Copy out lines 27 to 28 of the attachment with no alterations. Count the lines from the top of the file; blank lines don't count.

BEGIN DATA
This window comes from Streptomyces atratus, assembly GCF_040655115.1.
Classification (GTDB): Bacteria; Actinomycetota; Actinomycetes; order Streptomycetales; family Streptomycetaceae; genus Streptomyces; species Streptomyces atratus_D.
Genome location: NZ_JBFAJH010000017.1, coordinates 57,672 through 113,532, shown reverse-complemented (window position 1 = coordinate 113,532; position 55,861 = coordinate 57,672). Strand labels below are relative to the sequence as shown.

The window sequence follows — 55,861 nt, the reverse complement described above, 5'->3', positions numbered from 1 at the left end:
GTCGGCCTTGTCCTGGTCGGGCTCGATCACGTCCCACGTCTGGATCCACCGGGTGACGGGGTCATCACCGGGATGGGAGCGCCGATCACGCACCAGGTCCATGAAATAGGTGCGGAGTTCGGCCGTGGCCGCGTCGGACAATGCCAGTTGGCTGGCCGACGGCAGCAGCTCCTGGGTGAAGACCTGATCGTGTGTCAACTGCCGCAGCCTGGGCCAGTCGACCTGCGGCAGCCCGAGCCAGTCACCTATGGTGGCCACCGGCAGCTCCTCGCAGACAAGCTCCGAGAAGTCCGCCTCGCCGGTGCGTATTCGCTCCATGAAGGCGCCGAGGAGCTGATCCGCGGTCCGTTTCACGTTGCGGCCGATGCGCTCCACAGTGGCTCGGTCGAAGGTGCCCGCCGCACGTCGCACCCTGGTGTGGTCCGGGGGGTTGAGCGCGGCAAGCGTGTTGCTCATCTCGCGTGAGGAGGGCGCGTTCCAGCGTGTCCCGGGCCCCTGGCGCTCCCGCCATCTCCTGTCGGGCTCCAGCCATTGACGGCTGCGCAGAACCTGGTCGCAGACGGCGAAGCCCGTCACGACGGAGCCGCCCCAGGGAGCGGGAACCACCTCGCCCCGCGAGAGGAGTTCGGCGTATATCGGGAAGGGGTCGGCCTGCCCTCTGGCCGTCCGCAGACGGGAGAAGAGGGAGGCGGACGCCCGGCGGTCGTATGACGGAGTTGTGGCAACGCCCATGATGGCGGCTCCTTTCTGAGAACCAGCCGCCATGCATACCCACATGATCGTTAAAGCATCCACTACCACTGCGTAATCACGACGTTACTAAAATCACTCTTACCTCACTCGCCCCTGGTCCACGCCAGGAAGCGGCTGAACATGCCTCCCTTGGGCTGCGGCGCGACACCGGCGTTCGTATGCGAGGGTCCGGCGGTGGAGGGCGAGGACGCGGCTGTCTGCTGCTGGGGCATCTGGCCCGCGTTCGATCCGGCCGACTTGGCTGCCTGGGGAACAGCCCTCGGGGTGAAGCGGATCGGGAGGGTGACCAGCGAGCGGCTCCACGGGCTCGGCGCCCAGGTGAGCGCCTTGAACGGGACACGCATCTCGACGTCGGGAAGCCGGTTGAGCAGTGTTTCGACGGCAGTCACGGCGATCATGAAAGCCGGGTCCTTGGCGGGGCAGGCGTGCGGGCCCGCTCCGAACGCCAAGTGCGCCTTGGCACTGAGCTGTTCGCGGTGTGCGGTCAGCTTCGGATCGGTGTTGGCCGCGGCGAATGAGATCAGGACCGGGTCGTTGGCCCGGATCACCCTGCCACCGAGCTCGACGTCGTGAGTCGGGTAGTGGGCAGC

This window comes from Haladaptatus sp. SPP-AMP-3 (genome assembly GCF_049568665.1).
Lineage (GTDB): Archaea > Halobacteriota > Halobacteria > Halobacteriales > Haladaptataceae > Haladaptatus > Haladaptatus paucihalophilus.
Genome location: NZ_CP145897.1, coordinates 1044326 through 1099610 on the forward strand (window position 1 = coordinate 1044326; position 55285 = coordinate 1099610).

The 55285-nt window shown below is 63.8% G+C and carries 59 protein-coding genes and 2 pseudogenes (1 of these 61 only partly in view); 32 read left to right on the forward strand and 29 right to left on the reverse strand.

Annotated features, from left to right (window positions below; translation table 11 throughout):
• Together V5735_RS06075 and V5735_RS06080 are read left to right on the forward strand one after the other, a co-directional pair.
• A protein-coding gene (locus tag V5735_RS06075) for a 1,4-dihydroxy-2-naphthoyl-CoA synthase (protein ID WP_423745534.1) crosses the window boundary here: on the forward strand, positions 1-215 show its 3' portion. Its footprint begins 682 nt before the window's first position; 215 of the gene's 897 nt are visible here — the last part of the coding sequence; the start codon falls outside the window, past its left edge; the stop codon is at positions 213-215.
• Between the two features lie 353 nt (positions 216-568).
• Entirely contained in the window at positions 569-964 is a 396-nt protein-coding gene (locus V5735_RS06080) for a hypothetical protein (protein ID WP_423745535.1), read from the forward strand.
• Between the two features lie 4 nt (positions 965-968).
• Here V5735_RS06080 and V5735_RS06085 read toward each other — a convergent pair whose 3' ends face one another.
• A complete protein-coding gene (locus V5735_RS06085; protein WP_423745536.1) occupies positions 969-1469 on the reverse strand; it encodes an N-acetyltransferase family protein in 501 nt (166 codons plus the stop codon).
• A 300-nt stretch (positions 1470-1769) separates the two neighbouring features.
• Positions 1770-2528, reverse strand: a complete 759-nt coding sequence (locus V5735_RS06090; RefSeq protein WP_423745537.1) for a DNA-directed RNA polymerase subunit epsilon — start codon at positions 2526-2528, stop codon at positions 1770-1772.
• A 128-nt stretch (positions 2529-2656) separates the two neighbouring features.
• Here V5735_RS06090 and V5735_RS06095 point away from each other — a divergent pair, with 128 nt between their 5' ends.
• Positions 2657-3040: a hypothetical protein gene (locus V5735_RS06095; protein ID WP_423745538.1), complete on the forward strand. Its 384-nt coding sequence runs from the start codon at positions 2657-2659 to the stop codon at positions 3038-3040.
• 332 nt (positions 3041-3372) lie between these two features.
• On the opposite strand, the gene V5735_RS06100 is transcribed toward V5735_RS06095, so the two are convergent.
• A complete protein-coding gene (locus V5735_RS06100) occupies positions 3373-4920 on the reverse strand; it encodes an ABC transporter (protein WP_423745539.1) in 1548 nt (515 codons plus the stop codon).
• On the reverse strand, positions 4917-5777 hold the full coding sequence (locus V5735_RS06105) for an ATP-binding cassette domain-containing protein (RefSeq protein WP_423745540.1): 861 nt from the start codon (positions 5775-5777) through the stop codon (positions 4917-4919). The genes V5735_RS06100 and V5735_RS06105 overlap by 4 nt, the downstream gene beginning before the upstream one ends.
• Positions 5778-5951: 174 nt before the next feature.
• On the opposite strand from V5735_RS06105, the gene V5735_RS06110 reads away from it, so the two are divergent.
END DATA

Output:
• Positions 5778-5951: 174 nt before the next feature.
• On the opposite strand from V5735_RS06105, the gene V5735_RS06110 reads away from it, so the two are divergent.